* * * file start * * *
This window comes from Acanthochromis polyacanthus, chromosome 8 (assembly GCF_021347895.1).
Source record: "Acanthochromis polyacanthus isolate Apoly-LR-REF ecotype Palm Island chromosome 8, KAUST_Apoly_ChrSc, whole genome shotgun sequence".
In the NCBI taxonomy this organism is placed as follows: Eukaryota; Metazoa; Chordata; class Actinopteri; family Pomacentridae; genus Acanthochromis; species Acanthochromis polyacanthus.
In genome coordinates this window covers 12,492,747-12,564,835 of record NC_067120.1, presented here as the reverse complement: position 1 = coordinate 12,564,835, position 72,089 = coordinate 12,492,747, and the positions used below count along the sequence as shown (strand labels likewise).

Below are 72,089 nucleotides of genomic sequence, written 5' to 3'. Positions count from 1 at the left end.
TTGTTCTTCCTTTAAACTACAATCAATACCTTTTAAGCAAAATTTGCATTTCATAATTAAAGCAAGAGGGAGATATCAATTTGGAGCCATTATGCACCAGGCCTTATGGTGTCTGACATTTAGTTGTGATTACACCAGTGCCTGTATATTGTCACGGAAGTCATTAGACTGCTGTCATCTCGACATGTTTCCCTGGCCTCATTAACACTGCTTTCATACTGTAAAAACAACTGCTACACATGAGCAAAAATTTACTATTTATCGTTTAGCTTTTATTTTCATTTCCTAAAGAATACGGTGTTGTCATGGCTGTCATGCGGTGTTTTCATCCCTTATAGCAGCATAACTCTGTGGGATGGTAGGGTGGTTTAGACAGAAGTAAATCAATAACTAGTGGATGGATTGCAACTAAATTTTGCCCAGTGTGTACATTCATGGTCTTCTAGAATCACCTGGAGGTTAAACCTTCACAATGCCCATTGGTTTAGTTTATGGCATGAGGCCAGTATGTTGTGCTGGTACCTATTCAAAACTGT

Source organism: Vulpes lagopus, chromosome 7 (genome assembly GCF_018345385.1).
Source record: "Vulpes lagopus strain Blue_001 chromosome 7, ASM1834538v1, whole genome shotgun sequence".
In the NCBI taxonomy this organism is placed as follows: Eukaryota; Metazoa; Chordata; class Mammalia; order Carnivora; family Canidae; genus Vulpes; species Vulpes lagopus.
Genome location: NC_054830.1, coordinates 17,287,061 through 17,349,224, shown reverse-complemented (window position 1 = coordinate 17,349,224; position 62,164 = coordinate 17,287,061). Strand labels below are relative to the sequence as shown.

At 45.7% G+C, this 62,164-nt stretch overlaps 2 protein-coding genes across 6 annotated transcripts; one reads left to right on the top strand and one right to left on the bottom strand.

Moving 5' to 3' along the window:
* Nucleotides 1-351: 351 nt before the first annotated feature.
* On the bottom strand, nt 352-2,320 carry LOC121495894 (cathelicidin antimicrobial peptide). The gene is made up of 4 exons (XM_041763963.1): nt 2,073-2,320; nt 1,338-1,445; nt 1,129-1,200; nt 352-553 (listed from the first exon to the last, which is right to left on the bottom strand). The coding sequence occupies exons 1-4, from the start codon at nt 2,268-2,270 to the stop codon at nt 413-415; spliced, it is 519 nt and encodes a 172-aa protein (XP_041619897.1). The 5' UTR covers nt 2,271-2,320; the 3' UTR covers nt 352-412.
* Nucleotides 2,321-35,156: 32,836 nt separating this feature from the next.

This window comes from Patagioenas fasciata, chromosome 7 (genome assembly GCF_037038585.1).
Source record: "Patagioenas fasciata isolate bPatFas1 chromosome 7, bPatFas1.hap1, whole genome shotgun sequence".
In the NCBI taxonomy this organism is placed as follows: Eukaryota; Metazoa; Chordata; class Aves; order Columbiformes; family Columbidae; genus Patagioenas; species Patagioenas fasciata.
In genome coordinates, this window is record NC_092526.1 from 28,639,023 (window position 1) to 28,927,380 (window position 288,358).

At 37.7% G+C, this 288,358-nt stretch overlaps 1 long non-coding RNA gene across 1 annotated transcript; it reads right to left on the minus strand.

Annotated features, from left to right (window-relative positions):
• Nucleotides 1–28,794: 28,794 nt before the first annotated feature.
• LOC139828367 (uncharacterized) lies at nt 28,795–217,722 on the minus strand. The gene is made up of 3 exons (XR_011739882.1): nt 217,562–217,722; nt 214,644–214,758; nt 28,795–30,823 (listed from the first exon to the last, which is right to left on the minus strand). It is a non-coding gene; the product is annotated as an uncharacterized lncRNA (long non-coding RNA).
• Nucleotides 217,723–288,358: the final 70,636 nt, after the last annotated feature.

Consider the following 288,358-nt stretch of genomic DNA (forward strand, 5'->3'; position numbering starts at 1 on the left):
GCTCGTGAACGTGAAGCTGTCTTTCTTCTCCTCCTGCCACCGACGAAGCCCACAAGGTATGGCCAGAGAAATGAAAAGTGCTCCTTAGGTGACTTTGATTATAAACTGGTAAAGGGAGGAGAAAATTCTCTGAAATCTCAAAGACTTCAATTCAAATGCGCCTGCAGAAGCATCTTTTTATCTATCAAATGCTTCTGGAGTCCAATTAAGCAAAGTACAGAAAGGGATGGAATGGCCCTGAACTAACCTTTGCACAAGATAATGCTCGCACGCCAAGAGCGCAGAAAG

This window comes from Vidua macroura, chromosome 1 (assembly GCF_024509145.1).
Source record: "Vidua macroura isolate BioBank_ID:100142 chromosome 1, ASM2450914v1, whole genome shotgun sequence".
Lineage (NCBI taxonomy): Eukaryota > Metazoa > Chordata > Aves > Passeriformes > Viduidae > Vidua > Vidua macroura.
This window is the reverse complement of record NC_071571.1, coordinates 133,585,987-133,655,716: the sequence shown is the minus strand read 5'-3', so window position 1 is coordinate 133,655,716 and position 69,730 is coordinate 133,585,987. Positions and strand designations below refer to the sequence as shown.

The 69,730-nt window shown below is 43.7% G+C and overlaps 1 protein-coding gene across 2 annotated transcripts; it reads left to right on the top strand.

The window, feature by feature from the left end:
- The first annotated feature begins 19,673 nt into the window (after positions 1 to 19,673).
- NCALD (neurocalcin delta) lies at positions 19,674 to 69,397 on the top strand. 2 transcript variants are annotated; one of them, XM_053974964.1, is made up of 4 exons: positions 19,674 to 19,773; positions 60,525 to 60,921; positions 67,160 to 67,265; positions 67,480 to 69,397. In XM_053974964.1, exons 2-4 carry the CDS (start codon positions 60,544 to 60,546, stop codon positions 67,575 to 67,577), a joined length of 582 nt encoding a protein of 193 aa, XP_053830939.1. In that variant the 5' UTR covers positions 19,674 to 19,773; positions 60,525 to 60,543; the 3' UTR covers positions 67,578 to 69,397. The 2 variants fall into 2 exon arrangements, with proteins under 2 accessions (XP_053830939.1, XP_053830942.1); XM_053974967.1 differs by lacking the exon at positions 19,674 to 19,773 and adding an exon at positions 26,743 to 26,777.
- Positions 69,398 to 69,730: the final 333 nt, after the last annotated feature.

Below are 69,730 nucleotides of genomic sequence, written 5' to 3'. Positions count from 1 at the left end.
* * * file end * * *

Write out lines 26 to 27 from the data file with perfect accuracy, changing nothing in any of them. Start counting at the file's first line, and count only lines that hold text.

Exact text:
GCTCGTGAACGTGAAGCTGTCTTTCTTCTCCTCCTGCCACCGACGAAGCCCACAAGGTATGGCCAGAGAAATGAAAAGTGCTCCTTAGGTGACTTTGATTATAAACTGGTAAAGGGAGGAGAAAATTCTCTGAAATCTCAAAGACTTCAATTCAAATGCGCCTGCAGAAGCATCTTTTTATCTATCAAATGCTTCTGGAGTCCAATTAAGCAAAGTACAGAAAGGGATGGAATGGCCCTGAACTAACCTTTGCACAAGATAATGCTCGCACGCCAAGAGCGCAGAAAG

This window comes from Vidua macroura, chromosome 1 (assembly GCF_024509145.1).